It was time to take on the tall grass of the meadow. The primrose, cowslips, fritillaries and pyramid orchids were all gone – the cow parsley and other umbellifers were setting seed. So out came the scythe and the whet-stone and back came the memory of the steady stance, the slow swing and the regular sharpening routine I learned some years ago at one of Simon Fairley’s classes.
Inspired by Painting the Modern Garden, the exhibition at the Royal Academy earlier this year, the gift of a book on iris from a friend on my birthday, and some wonderful flowers in Tuscany, I decided to make an iris bed between the greengage trees in the glade beside the meadow.
The bed gets plenty of sun from early morning to mid-afternoon. Digging it out and removing roots of perennial weeds took ages but the hard work was interspersed with dipping into books and catalogues to decide what to plant and where to go for them. Woottens of Wenhaston provided Jane Phillips, Souvenir de Mme Gaudichan and iris germanica. Peter Beales Roses had a lovely dwarf bearded iris called Hocus Pocus and in Diss I found four pots of an iris germanica named Black Stallion. I plan to plant iris reticulata in amongst these to get some early blooms.
This photo was taken at 5.30am on a still, sunny morning. Shortly after this a single kingfisher flew down the pond – a brilliant, fleeting flash of turquoise and orange.
Lots of blue in the garden this spring. Masses of forget-me-knots have seeded all around, especially in the bed beneath the ash trees by the pond and the bluebells are spreading nicely in the copse, following on after the snowdrops. They do well under the Motley holm oak and go well with the foxgloves and various primula I planted nearby. The meadow is full of cowslips and cow parsley now as the fritillaries fade and set seed.
The gunnera have come through the winter in fine form. They are thriving by the pond. The small pieces we transplanted two years ago have quickly caught up with the three plants bought from a nursery in 2010. All are now pushing up large flowering spikes. Last year I took a picture of ER standing underneath the leaves, looks like this year they may be even taller.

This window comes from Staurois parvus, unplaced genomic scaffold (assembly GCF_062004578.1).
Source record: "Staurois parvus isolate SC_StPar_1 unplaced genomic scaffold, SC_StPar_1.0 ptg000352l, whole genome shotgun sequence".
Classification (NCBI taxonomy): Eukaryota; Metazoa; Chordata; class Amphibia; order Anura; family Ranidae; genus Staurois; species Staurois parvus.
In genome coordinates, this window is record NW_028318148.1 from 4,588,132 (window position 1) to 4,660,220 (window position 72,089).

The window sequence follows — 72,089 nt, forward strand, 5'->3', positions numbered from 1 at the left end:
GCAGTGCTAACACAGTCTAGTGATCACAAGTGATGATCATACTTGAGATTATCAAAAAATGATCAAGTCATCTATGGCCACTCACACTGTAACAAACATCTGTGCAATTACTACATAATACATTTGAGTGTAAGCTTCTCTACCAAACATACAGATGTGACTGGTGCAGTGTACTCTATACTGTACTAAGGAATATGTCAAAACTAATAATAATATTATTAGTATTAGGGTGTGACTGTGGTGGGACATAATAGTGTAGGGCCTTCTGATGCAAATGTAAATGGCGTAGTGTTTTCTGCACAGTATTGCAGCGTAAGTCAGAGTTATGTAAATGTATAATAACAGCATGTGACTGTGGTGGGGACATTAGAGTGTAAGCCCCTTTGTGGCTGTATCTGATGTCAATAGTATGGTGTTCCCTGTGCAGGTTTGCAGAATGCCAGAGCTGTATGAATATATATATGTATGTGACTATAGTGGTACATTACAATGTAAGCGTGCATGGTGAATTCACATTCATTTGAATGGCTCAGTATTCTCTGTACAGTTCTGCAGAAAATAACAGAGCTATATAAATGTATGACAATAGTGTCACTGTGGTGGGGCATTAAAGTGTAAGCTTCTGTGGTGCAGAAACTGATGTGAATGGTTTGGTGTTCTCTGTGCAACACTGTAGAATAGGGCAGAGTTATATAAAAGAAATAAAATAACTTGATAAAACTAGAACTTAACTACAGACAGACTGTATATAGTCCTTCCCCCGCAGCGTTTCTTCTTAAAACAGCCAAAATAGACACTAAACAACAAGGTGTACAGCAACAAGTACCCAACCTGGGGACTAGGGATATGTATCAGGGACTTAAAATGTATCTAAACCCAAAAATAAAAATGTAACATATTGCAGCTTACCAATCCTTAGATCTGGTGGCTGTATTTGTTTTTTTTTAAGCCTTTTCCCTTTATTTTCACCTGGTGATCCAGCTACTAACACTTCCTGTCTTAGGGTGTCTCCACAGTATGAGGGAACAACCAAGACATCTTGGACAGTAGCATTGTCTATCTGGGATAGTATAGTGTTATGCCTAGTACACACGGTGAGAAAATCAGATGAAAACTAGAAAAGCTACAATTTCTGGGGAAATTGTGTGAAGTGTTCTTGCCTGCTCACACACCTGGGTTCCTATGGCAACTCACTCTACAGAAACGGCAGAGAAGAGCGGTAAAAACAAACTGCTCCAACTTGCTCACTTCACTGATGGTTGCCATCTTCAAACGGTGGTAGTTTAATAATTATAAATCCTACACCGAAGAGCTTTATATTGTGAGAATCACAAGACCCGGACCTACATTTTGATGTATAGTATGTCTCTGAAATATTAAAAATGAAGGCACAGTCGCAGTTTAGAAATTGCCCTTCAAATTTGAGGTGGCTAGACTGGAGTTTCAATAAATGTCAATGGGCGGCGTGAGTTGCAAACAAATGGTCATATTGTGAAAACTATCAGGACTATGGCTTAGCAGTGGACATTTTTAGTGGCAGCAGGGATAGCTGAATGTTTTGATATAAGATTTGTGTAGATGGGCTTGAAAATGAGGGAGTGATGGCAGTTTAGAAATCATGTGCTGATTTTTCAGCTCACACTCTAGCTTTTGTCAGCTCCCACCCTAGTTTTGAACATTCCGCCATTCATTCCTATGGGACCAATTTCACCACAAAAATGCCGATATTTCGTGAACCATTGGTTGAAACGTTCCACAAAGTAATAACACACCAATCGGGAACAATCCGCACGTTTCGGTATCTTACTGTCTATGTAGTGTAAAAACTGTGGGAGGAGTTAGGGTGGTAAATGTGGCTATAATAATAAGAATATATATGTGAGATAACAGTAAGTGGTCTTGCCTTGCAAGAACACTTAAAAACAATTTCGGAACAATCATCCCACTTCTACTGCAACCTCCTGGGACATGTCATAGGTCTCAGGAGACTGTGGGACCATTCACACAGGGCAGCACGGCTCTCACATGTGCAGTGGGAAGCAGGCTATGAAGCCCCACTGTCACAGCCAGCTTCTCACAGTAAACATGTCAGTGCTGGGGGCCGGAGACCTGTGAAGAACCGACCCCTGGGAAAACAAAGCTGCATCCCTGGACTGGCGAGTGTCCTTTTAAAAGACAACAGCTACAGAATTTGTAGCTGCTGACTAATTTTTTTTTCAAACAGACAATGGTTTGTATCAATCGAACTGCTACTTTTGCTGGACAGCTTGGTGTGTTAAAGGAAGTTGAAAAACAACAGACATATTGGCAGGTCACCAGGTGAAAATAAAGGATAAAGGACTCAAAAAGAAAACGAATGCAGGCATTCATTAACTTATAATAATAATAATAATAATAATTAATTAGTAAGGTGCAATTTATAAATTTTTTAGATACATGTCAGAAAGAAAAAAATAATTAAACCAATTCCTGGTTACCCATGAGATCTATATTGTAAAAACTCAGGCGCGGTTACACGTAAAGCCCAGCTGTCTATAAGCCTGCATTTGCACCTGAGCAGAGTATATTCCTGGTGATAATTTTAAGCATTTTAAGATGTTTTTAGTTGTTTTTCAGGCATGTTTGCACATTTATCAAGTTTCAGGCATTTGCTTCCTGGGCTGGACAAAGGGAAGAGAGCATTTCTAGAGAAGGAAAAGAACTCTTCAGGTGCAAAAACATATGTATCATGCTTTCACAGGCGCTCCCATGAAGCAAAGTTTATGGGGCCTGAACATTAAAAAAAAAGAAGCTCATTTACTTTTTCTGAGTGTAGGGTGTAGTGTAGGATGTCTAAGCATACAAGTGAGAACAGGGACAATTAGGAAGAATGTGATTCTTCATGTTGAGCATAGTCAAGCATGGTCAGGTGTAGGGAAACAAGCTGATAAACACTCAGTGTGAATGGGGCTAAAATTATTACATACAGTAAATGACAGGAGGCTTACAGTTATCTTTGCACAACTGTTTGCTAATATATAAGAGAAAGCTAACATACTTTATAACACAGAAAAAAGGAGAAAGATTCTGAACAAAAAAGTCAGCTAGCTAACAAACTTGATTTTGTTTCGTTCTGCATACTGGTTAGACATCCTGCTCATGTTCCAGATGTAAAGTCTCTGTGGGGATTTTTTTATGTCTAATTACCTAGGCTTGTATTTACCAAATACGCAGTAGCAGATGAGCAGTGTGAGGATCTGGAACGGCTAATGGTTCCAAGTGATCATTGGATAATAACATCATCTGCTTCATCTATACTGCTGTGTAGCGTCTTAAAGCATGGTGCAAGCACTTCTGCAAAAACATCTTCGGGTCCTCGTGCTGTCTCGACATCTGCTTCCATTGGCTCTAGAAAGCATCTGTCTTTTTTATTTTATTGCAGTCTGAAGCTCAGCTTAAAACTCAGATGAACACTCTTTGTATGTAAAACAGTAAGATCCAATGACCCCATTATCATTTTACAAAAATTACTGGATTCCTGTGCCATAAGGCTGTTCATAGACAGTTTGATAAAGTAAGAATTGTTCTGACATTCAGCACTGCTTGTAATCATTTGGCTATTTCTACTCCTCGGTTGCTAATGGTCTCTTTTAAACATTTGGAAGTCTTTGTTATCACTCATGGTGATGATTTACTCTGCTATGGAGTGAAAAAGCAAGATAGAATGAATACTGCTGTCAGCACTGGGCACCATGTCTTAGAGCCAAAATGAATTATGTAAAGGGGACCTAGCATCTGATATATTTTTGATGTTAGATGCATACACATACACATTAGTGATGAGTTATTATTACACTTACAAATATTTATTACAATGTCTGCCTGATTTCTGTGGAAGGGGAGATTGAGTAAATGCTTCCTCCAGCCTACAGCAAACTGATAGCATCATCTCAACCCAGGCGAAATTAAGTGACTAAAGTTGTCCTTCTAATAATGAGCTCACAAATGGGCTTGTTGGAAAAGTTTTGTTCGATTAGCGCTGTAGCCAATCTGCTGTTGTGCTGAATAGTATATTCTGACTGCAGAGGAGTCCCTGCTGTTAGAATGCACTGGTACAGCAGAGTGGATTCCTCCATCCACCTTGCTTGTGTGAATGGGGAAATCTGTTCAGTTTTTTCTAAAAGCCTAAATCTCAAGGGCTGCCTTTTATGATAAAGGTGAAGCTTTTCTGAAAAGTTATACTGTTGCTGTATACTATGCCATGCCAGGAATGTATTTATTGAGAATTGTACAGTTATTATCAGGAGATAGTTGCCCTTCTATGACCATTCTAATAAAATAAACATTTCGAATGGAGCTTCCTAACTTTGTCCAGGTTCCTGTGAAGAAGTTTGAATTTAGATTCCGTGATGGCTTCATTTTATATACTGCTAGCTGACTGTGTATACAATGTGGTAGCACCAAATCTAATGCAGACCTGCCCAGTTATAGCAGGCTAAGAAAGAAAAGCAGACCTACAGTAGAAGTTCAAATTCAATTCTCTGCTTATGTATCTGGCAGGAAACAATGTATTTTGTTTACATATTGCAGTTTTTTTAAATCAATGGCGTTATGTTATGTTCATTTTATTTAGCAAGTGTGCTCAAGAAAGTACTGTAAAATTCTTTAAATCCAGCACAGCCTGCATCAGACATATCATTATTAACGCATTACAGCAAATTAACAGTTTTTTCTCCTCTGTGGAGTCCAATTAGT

As the first delicately marked mauve flowers opened just after Easter, I decided to do a census of the fritillaries in the meadow this year. Using the prunings from the cornus sibirica on the far side of the pond, I marked each plant or group of plants with a twig. There were about 70 in the end marking some 85 plants – definitely an increase on what was here when we arrived. They have quite a wide spread over the dampest parts of the meadow. I have been scattering seed from the existing plants each year but four plants are newly established at the far end of the pond where no seed was scattered, so how did they get there? There are four plants in the paths I regularly mow through the meadow, several more alongside the path from the gate to the house and quite a number in land which was disturbed, trampled and driven over by our builders in 2009. Ginny, our next door neighbour who has lived here for many years, has found that fritillaries have established themselves for the first time and very rapidly over the past two years in her shady orchard – she now has over 100 plants. We both wonder how this has come about.
Primula denticulata in the copse by the pond. These and primula florindae are flourishing but I’ve not had much success with bulleyana and pulverentula so far.